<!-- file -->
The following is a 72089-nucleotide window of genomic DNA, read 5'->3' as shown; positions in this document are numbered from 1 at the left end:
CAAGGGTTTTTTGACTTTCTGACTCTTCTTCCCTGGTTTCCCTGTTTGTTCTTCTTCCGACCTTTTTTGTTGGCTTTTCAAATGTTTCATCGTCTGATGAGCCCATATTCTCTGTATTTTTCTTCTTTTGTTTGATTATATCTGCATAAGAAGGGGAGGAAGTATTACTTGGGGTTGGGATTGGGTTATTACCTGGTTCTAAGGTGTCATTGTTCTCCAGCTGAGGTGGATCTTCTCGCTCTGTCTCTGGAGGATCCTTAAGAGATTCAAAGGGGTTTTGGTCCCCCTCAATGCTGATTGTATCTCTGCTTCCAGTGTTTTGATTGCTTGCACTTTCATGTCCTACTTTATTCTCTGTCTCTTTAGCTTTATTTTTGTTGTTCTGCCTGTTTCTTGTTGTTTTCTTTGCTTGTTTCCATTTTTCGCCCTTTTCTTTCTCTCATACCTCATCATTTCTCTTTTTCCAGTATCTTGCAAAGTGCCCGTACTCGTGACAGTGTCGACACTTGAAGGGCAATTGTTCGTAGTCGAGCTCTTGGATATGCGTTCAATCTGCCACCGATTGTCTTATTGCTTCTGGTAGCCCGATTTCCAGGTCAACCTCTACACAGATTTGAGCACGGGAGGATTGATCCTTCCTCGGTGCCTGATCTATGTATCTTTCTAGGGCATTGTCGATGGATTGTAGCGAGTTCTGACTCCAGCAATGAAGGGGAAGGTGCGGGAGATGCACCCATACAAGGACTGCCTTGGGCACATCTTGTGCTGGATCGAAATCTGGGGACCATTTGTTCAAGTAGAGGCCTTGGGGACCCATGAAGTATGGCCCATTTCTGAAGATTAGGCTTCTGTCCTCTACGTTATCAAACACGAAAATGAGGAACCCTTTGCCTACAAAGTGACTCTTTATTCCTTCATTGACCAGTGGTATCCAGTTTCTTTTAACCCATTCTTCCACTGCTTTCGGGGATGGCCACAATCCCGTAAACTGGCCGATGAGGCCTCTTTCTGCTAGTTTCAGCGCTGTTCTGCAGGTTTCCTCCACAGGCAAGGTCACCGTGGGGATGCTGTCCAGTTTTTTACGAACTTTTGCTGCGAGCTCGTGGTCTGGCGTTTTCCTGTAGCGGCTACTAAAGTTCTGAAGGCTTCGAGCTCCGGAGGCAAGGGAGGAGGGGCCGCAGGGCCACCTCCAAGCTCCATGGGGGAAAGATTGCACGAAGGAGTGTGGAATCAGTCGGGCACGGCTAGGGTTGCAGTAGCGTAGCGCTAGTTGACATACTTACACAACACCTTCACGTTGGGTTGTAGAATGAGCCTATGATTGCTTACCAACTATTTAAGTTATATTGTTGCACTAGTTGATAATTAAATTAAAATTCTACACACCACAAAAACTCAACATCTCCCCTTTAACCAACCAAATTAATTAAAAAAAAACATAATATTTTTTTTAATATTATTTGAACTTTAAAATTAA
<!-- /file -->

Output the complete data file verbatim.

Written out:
The following is a 72089-nucleotide window of genomic DNA, read 5'->3' as shown; positions in this document are numbered from 1 at the left end:
CAAGGGTTTTTTGACTTTCTGACTCTTCTTCCCTGGTTTCCCTGTTTGTTCTTCTTCCGACCTTTTTTGTTGGCTTTTCAAATGTTTCATCGTCTGATGAGCCCATATTCTCTGTATTTTTCTTCTTTTGTTTGATTATATCTGCATAAGAAGGGGAGGAAGTATTACTTGGGGTTGGGATTGGGTTATTACCTGGTTCTAAGGTGTCATTGTTCTCCAGCTGAGGTGGATCTTCTCGCTCTGTCTCTGGAGGATCCTTAAGAGATTCAAAGGGGTTTTGGTCCCCCTCAATGCTGATTGTATCTCTGCTTCCAGTGTTTTGATTGCTTGCACTTTCATGTCCTACTTTATTCTCTGTCTCTTTAGCTTTATTTTTGTTGTTCTGCCTGTTTCTTGTTGTTTTCTTTGCTTGTTTCCATTTTTCGCCCTTTTCTTTCTCTCATACCTCATCATTTCTCTTTTTCCAGTATCTTGCAAAGTGCCCGTACTCGTGACAGTGTCGACACTTGAAGGGCAATTGTTCGTAGTCGAGCTCTTGGATATGCGTTCAATCTGCCACCGATTGTCTTATTGCTTCTGGTAGCCCGATTTCCAGGTCAACCTCTACACAGATTTGAGCACGGGAGGATTGATCCTTCCTCGGTGCCTGATCTATGTATCTTTCTAGGGCATTGTCGATGGATTGTAGCGAGTTCTGACTCCAGCAATGAAGGGGAAGGTGCGGGAGATGCACCCATACAAGGACTGCCTTGGGCACATCTTGTGCTGGATCGAAATCTGGGGACCATTTGTTCAAGTAGAGGCCTTGGGGACCCATGAAGTATGGCCCATTTCTGAAGATTAGGCTTCTGTCCTCTACGTTATCAAACACGAAAATGAGGAACCCTTTGCCTACAAAGTGACTCTTTATTCCTTCATTGACCAGTGGTATCCAGTTTCTTTTAACCCATTCTTCCACTGCTTTCGGGGATGGCCACAATCCCGTAAACTGGCCGATGAGGCCTCTTTCTGCTAGTTTCAGCGCTGTTCTGCAGGTTTCCTCCACAGGCAAGGTCACCGTGGGGATGCTGTCCAGTTTTTTACGAACTTTTGCTGCGAGCTCGTGGTCTGGCGTTTTCCTGTAGCGGCTACTAAAGTTCTGAAGGCTTCGAGCTCCGGAGGCAAGGGAGGAGGGGCCGCAGGGCCACCTCCAAGCTCCATGGGGGAAAGATTGCACGAAGGAGTGTGGAATCAGTCGGGCACGGCTAGGGTTGCAGTAGCGTAGCGCTAGTTGACATACTTACACAACACCTTCACGTTGGGTTGTAGAATGAGCCTATGATTGCTTACCAACTATTTAAGTTATATTGTTGCACTAGTTGATAATTAAATTAAAATTCTACACACCACAAAAACTCAACATCTCCCCTTTAACCAACCAAATTAATTAAAAAAAAACATAATATTTTTTTTAATATTATTTGAACTTTAAAATTAA